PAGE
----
The Dangerous Substances (Notification and Marking of Sites) Regulations 1990
A brief guide to NAMOS and an amendment to the Regulations 2013
What is the purpose of the Dangerous Substances (Notification and Marking of Sites) Regulations 1990 (NAMOS)?
The principal aim of the NAMOS Regulations is to ensure that firefighters arriving at an incident are warned of the presence of dangerous substances.
What are the current requirements in the NAMOS Regulations?
The NAMOS Regulations are based on the Carriage of Dangerous Goods and Use of Transportable Pressure Equipment Regulations 2009 (CDG). It is a legal requirement under the NAMOS Regulations to notify the fire and rescue service (FRS) and the enforcing authority for the Health and Safety at Work etc. Act (e.g. the Health and Safety Executive/local authority) about any site with a total quantity of 25 tonnes or more of dangerous substances.
The CDG Regulations are based on a European Agreement concerning the International Carriage of Dangerous Goods by Road (known as ADR) which contains a list of dangerous substances.
All sites having present at any one time a quantity of 25 tonnes or more of dangerous substances must display signs bearing the exclamation mark symbol, as defined by BS 5378 (as superseded by BS 5499 Part 5 2002), at such places as will give adequate warning to firefighters before entering the site in an emergency.
The person in control of the site is required to notify the fire service that they store or use or are going to store or use 25 tonnes or more of dangerous substances. This notification should include the following information:
- The name and address of the person making the notification.
- The full postal address of the site.
- A general description of the nature of the business carried on or intended to be carried on at the site.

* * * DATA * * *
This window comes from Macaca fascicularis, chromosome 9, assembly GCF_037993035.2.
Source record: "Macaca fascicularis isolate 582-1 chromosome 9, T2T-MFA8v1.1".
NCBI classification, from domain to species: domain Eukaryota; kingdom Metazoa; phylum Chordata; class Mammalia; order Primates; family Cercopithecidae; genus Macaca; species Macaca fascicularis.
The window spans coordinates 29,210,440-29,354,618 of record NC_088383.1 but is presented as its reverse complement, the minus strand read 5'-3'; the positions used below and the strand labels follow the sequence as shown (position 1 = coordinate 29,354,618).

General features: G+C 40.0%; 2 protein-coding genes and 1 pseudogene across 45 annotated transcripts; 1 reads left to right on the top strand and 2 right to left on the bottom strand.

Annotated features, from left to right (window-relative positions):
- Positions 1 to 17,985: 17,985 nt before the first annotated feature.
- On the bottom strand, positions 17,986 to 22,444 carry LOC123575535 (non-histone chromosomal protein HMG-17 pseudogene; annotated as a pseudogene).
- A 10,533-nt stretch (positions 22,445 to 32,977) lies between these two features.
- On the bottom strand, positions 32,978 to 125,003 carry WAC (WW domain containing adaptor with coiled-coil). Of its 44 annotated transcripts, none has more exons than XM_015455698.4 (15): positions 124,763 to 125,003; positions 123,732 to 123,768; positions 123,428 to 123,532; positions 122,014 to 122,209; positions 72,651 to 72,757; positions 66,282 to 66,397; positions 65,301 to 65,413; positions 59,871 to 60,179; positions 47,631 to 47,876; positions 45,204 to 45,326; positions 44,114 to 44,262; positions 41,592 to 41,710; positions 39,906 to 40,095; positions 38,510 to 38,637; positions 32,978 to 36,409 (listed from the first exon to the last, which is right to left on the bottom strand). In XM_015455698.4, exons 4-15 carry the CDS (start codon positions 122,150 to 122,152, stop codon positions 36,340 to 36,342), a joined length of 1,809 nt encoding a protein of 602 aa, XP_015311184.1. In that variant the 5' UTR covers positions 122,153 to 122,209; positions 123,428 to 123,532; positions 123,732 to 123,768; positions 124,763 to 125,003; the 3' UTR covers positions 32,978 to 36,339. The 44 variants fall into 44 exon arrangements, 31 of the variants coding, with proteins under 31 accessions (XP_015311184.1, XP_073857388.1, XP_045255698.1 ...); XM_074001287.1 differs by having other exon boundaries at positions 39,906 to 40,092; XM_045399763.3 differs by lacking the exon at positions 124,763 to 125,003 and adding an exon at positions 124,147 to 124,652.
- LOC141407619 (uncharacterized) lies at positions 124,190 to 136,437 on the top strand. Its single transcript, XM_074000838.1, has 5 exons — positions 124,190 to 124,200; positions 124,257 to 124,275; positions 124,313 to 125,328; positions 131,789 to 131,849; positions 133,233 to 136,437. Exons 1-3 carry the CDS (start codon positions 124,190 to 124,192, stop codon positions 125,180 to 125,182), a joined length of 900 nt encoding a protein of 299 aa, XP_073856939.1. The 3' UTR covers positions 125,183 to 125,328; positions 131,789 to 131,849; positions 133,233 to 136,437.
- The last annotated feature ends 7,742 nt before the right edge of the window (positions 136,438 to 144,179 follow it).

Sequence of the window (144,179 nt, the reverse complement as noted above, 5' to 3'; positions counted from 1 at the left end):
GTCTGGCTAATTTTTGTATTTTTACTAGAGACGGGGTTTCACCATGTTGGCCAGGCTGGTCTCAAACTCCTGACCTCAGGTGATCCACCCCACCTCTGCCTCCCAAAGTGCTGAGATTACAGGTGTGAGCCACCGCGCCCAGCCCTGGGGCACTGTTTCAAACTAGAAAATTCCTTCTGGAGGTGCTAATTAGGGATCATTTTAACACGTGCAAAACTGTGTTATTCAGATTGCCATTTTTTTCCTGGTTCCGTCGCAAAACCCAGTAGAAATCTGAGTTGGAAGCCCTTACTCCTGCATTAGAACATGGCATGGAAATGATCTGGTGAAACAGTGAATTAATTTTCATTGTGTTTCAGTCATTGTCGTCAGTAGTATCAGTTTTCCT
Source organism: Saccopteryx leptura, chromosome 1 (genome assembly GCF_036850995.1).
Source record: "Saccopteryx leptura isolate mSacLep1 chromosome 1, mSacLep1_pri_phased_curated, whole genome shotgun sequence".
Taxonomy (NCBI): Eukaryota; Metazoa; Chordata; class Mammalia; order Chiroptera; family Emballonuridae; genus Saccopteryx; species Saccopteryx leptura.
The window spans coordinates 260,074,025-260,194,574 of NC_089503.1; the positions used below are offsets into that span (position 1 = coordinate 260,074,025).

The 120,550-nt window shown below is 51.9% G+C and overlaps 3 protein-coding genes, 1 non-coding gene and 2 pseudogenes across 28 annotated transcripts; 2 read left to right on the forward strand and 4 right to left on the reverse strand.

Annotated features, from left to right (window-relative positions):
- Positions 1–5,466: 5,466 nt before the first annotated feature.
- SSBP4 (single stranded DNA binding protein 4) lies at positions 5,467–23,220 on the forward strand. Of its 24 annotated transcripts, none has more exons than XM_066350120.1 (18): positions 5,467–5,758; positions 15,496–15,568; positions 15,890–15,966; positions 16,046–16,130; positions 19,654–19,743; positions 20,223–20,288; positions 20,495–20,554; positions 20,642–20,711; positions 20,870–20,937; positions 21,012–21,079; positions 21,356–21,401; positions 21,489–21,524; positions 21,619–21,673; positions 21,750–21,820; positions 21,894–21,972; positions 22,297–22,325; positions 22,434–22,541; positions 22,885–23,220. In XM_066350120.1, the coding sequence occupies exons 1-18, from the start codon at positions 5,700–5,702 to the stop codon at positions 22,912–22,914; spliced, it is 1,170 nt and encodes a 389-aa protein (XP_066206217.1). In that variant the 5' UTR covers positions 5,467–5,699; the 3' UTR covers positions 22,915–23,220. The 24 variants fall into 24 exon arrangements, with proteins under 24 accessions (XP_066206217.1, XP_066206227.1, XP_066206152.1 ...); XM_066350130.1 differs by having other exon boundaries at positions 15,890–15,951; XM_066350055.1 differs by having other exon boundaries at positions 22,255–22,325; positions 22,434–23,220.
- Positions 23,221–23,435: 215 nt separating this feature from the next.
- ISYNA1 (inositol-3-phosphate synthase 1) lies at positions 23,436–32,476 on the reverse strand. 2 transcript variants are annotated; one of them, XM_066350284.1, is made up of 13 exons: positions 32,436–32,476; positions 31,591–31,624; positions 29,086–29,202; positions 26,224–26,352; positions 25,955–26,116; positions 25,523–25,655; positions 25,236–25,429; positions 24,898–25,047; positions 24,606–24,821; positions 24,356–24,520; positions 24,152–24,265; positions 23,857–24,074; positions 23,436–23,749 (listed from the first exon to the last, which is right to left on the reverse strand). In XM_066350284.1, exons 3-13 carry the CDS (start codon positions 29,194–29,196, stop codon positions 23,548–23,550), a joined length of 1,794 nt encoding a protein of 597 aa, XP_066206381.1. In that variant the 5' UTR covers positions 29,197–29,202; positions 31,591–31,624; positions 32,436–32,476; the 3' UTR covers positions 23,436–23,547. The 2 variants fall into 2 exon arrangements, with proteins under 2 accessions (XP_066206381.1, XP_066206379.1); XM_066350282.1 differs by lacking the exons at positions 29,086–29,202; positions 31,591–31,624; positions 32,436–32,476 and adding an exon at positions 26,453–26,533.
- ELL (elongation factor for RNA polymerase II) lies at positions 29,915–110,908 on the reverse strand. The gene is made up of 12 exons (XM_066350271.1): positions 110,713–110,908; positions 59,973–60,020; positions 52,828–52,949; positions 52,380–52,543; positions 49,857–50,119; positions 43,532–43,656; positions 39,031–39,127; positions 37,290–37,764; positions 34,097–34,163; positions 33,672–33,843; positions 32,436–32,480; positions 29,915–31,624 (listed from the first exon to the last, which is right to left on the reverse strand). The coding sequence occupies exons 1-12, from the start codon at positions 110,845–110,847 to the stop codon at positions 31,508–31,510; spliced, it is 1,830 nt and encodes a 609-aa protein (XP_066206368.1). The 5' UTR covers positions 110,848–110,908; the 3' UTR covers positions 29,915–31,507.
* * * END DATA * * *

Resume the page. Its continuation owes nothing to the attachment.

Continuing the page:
- A list of the classifications of any dangerous substances which are, or are liable to be, present.
- The date on which it is anticipated that a total quantity of 25 tonnes or more of dangerous substances will be present, or if they are already present, a statement to that effect.
Upon receipt of a notification, an officer will make an appointment to visit and assess the site. Safety signs must be displayed as directed by the Inspecting Officer who must be satisfied that only signs necessary in order to warn firefighters in an emergency that dangerous substances are present are asked for, and displayed accordingly.
The inspecting officer may instruct the person in control of the site to also display safety signs at such locations within the site as they deem necessary. The intention of these signs is to give firefighters information of significant hazards within a site.
It is the responsibility of the person in control of the site to notify the Fire and Rescue Committee of any of the following changes:
- The cessation of the presence of dangerous substances at the site other that on a temporary basis
- The permanent reduction of the total quantity of dangerous substances present at the site to below 25 tonnes
- Any change in the list of classifications previously notified to the Fire and Rescue Committee
Further information can be obtained from the HSE, which includes a suggested layout for notification.
Why were the regulations amended?
On the 6 April 2013, the Notification of Installations Handling Hazardous Substances Regulations 1982 (NIHHS) and the Amendment Regulations 2002 were revoked. This will reduce the duplication of different notification regimes for dangerous substances. The requirement in the NIHHS Regulations for a person in control of a site to notify when the site holds 150 tonnes or more of 'relevant ammonium nitrate mixtures' will be transferred to the NAMOS Regulations.
Within the regulations and this guidance 'relevant ammonium nitrate mixtures' is defined as ammonium nitrate and mixtures containing ammonium nitrate, where the nitrogen content exceeds 15.75% of the mixture by weight. Further information can be obtained from the HSE.